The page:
Most people believe our main problem is lack of viable opposition?
At a very basic level, politics tends to show people with ambitions. When you see a political system, the first thing you ask is whether the system is run in such a way as to give top grade people the opportunity to run for office. Unfortunately, in Nigeria, it is a money-making machine. People don't join politics because they enjoy the engagement or want to serve. These days, people go into politics to make money. Success in politics is measured by how rich you become. People like us are labelled failures because we don't have money. My two cars are 20 years old. Now, when you talk about opposition, you must look at the quality of the people.
Do you see Professor Maurice Iwu, INEC chairman as the major barrier to the free and fair elections in Nigeria?
I wish I could give you a simple and straight forward answer, but I can't. This is because the issue is neither simple nor straight forward. First, we are assuming that we are in a democracy. The cornerstone of a successful democracy is the rule of law. What does the enabling Act of INEC say about the chairman's tenure? But I know that for every statutory post, there must be inbuilt mechanisms for reconstitution at any point in time. So, if Yar'Adua has the will and determination to do the right thing in the interest of the nation, Iwu would be history tomorrow. If in the course of implementing the recommendations of the reform committee, Iwu is seen as a problem, then he must go. But those who have the powers to force Iwu out would not try it because he knows too much and can blackmail them. Iwu is a peripheral issue. We must deal with the fundamental issue which is that PDP is not interested in democracy or free and fair elections.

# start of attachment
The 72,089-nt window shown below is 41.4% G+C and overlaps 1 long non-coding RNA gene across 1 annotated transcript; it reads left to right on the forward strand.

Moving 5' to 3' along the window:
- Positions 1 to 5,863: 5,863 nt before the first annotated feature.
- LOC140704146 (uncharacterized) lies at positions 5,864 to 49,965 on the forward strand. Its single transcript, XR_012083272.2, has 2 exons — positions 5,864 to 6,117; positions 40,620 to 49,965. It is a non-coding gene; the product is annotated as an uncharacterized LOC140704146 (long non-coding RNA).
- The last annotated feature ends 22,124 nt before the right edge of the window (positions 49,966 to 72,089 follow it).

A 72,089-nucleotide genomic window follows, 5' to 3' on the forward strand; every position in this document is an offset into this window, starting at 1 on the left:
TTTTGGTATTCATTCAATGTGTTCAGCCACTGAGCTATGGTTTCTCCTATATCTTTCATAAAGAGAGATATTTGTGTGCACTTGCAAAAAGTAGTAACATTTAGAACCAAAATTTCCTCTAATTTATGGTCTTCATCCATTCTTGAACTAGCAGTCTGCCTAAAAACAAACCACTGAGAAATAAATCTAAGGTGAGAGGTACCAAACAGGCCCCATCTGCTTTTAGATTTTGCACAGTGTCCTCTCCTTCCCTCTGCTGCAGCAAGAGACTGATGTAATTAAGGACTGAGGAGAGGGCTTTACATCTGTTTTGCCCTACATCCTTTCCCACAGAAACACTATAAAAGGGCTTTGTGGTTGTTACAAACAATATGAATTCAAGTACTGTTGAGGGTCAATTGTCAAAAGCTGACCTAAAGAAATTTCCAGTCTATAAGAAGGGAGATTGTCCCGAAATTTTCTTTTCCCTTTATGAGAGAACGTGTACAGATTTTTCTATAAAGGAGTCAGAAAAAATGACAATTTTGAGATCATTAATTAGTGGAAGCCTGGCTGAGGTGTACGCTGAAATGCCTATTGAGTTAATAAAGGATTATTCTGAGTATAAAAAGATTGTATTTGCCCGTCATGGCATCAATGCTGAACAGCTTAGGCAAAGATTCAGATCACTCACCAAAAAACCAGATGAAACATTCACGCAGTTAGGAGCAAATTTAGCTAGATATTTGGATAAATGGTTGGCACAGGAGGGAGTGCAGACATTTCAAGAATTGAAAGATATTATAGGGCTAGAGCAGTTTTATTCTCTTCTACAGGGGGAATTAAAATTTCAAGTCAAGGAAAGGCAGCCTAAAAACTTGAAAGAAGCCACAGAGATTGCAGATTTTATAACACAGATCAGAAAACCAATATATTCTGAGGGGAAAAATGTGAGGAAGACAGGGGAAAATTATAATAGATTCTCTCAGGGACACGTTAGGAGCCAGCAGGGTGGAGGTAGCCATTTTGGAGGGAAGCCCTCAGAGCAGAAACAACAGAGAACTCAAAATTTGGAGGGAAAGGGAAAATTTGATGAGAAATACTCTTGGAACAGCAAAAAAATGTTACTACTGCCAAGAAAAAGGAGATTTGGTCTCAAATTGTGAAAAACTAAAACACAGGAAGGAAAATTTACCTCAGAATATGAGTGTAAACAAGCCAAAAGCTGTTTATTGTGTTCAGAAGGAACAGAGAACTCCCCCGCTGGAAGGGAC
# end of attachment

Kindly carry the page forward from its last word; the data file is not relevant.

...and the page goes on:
But President Yar'Adua professes to be an advocate of rule of law?
It is an empty propaganda; it amounts to nothing. He is not sincere; it is just a slogan, you cannot reform a problem by throwing propaganda at it.
There is this belief that the present administration of President Yar'Adua is not doing enough to fix the nation's problem?
Let me do some juggling based on facts. First, we know Yar'Adua did not want to be president. He was drafted into it by former President Olusegun Obasanjo and the cabal which now control him. So, from the beginning, those who put him there wanted a reluctant president; someone they could control. Those are the people in control now. Of course, there are those he appointed himself. These are his old school mates; people who have no political base to stand on. Things are not moving; we are in fact moving backwards. Since Yar'Adua came to power, not a single kilowatt of power has been added to the national grid. Two years into his tenure, there is no progress, so if we have a continuation of this for another eight years, then the country is in trouble.